Dec 19 2011
Christmas in HCMC is a bit of an extravaganza, with fantastic decorations everywhere and people making an evening out of just hanging out around them. But as crazy as Christmas gets it has nothing on New Year’s Eve in Saigon. Ringing in the New Year right is a high priority for the city; decorations line the street, lights sparkle everywhere, roads are shut down, and basically 8 million people or so cram into District 1. Things get hectic, so I thought I’d give you a guide to better navigate the city if you’re lucky enough to be in town.
A few places in town are set up for massive crowds, with large New Year’s displays. At the Ben Thanh Market end of 23/9 Park, which runs along Pham Ngu Lao, there is a big display plus the park is full of various activities and some live music. The true epicentre of celebrations is at the intersection of Le Loi and Nguyen Hue. Here you will find the main, dropping-of-the-ball celebration area as well as a huge proportion of lighted arches enveloping the statue of Ho Chi Minh. Besides taking your pictures in front of the lights, you can buy all of your necessary New Year’s party supplies from vendors: glow sticks and flashing light glasses, anyone?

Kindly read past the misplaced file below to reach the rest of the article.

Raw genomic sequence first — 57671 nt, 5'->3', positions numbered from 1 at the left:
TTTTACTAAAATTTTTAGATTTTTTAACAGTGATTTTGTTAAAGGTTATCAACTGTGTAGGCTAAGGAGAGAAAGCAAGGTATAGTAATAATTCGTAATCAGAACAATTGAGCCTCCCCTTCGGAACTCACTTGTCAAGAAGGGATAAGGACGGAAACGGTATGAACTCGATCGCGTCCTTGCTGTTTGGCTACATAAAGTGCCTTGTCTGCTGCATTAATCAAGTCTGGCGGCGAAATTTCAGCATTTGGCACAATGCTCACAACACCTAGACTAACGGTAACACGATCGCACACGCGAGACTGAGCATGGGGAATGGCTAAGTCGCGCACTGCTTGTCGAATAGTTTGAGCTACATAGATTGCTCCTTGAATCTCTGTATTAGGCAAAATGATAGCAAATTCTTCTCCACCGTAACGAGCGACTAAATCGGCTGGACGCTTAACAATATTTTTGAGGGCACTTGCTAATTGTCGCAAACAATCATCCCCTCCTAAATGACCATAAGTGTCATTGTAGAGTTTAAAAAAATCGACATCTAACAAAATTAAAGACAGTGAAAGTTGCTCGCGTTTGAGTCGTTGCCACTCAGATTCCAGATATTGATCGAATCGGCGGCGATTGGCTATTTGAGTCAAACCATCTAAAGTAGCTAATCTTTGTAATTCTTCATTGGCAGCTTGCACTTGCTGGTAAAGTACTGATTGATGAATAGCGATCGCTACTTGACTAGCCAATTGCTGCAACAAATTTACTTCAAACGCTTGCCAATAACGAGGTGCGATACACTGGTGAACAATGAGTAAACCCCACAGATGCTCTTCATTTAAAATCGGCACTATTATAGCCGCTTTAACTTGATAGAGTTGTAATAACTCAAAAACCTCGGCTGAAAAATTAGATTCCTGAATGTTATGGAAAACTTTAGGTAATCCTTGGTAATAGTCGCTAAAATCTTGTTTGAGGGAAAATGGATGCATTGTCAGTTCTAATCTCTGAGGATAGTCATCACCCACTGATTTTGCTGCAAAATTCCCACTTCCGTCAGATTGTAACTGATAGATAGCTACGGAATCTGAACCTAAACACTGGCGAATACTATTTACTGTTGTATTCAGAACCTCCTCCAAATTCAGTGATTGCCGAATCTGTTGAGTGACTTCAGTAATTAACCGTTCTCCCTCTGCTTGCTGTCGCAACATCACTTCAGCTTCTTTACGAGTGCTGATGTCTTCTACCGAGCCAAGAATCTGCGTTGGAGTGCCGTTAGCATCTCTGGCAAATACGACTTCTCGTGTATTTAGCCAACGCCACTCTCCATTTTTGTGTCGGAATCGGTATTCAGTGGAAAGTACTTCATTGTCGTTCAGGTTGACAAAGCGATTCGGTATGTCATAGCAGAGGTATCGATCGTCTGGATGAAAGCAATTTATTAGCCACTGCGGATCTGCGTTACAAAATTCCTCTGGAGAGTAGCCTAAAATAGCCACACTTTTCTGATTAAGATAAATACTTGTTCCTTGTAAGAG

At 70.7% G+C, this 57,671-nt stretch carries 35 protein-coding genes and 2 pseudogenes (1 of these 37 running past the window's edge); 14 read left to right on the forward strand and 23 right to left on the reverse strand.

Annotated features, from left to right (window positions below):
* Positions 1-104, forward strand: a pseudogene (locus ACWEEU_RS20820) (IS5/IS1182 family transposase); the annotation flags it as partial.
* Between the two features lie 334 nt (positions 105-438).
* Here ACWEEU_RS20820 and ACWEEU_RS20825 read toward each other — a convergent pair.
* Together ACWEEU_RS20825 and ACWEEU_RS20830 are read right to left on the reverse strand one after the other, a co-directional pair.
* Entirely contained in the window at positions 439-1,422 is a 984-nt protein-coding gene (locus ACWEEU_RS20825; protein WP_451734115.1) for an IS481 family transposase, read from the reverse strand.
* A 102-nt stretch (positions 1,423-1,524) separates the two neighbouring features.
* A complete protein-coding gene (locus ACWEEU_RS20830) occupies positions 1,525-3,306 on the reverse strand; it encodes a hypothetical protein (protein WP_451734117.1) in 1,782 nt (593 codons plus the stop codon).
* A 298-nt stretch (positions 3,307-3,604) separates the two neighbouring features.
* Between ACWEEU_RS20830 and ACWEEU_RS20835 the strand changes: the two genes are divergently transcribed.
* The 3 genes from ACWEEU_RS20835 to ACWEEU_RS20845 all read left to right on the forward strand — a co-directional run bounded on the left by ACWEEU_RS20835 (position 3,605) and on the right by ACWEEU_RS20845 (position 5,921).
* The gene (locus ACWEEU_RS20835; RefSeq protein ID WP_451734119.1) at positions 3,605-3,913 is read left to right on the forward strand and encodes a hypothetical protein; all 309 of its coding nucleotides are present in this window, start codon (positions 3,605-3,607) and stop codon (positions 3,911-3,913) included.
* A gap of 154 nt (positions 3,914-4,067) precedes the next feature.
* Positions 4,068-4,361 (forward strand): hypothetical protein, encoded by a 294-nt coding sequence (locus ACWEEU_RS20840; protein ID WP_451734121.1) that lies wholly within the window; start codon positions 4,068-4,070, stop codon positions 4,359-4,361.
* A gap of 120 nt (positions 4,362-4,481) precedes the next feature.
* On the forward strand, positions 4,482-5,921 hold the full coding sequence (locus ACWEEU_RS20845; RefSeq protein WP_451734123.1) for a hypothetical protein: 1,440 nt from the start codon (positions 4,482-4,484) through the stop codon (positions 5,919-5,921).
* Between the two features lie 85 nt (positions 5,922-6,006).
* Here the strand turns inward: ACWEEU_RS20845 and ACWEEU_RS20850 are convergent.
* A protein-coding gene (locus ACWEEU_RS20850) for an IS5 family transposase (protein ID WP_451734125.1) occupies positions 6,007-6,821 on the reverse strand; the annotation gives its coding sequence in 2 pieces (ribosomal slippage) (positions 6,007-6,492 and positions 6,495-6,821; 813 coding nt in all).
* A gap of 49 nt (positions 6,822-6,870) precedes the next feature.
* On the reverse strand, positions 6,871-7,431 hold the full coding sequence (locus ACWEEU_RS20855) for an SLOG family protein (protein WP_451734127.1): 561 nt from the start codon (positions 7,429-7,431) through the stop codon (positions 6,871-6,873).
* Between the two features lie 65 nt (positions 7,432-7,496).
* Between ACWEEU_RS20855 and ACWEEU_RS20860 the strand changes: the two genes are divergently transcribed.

Besides gathering areas the streets themselves are being dressed up for the big day as we speak. Not only are they lined in flowers and lights but the decorations also go above the streets as well, making a sort of archway of light. This is important to notice because the streets that are decorated are closed to motor traffic for the evening. These are major streets; Le Loi, Nguyen Hue and a large portion of Dong Khoi are all closed. In fact, the decorated area has expanded this year and Le Duan is also covered in flowers and lights between the Reunification Palace and Hai Ba Trung, meaning it too could be closed.
With these major spots closed for the night, the already ridiculous traffic reaches a new level of epic-ness. For example, last year the roundabout in front of Ben Thanh Market wasn’t closed but was a literal sea of motorbikes. You could barely walk through it, let alone drive, and catching a taxi in or around the confusion was an expensive endeavour. If you plan on visiting the downtown area my best advice would be to make a day out of it and go early, like before the sun goes down early, if you want any chance to make it through the mess of people.
All in all, New Year’s is quite the event in Saigon and one I wouldn’t want to miss. Don’t be scared by the crowds: once you get past the motorbikes and onto the closed streets it’s actually pretty calm, and pretty much every hotel, bar and restaurant in town has something going on. Plus, how often do you get the chance to count down with millions of people?
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